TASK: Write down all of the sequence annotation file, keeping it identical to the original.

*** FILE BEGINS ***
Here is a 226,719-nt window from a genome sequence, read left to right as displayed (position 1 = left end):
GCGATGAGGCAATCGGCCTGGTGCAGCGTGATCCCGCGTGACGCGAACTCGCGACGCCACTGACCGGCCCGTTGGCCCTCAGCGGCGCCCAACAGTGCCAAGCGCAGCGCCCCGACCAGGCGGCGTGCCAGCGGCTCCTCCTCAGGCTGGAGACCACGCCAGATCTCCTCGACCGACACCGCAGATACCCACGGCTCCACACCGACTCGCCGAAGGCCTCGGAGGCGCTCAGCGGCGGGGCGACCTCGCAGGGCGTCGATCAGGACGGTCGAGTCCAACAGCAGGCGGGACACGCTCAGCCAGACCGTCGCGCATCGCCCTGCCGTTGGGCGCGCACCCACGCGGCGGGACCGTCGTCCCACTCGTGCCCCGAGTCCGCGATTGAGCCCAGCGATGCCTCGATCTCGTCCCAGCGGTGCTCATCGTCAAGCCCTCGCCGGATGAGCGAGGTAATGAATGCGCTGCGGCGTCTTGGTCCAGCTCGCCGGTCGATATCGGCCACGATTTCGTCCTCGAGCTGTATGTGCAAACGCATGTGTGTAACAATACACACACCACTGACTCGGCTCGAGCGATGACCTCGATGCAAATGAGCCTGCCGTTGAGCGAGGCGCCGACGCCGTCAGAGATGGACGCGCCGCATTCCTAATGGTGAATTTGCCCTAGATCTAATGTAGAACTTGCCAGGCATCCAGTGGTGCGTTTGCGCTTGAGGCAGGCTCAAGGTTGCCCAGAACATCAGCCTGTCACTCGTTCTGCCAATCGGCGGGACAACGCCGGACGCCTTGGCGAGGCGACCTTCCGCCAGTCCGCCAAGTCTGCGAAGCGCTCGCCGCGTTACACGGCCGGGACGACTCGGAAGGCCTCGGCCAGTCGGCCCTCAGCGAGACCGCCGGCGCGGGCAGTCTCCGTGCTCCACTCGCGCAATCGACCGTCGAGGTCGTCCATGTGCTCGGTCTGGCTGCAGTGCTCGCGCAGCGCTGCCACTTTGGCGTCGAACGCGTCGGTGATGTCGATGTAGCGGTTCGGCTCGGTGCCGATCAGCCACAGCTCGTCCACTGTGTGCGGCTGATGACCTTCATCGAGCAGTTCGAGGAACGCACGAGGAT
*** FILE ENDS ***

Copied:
Here is a 226,719-nt window from a genome sequence, read left to right as displayed (position 1 = left end):
GCGATGAGGCAATCGGCCTGGTGCAGCGTGATCCCGCGTGACGCGAACTCGCGACGCCACTGACCGGCCCGTTGGCCCTCAGCGGCGCCCAACAGTGCCAAGCGCAGCGCCCCGACCAGGCGGCGTGCCAGCGGCTCCTCCTCAGGCTGGAGACCACGCCAGATCTCCTCGACCGACACCGCAGATACCCACGGCTCCACACCGACTCGCCGAAGGCCTCGGAGGCGCTCAGCGGCGGGGCGACCTCGCAGGGCGTCGATCAGGACGGTCGAGTCCAACAGCAGGCGGGACACGCTCAGCCAGACCGTCGCGCATCGCCCTGCCGTTGGGCGCGCACCCACGCGGCGGGACCGTCGTCCCACTCGTGCCCCGAGTCCGCGATTGAGCCCAGCGATGCCTCGATCTCGTCCCAGCGGTGCTCATCGTCAAGCCCTCGCCGGATGAGCGAGGTAATGAATGCGCTGCGGCGTCTTGGTCCAGCTCGCCGGTCGATATCGGCCACGATTTCGTCCTCGAGCTGTATGTGCAAACGCATGTGTGTAACAATACACACACCACTGACTCGGCTCGAGCGATGACCTCGATGCAAATGAGCCTGCCGTTGAGCGAGGCGCCGACGCCGTCAGAGATGGACGCGCCGCATTCCTAATGGTGAATTTGCCCTAGATCTAATGTAGAACTTGCCAGGCATCCAGTGGTGCGTTTGCGCTTGAGGCAGGCTCAAGGTTGCCCAGAACATCAGCCTGTCACTCGTTCTGCCAATCGGCGGGACAACGCCGGACGCCTTGGCGAGGCGACCTTCCGCCAGTCCGCCAAGTCTGCGAAGCGCTCGCCGCGTTACACGGCCGGGACGACTCGGAAGGCCTCGGCCAGTCGGCCCTCAGCGAGACCGCCGGCGCGGGCAGTCTCCGTGCTCCACTCGCGCAATCGACCGTCGAGGTCGTCCATGTGCTCGGTCTGGCTGCAGTGCTCGCGCAGCGCTGCCACTTTGGCGTCGAACGCGTCGGTGATGTCGATGTAGCGGTTCGGCTCGGTGCCGATCAGCCACAGCTCGTCCACTGTGTGCGGCTGATGACCTTCATCGAGCAGTTCGAGGAACGCACGAGGAT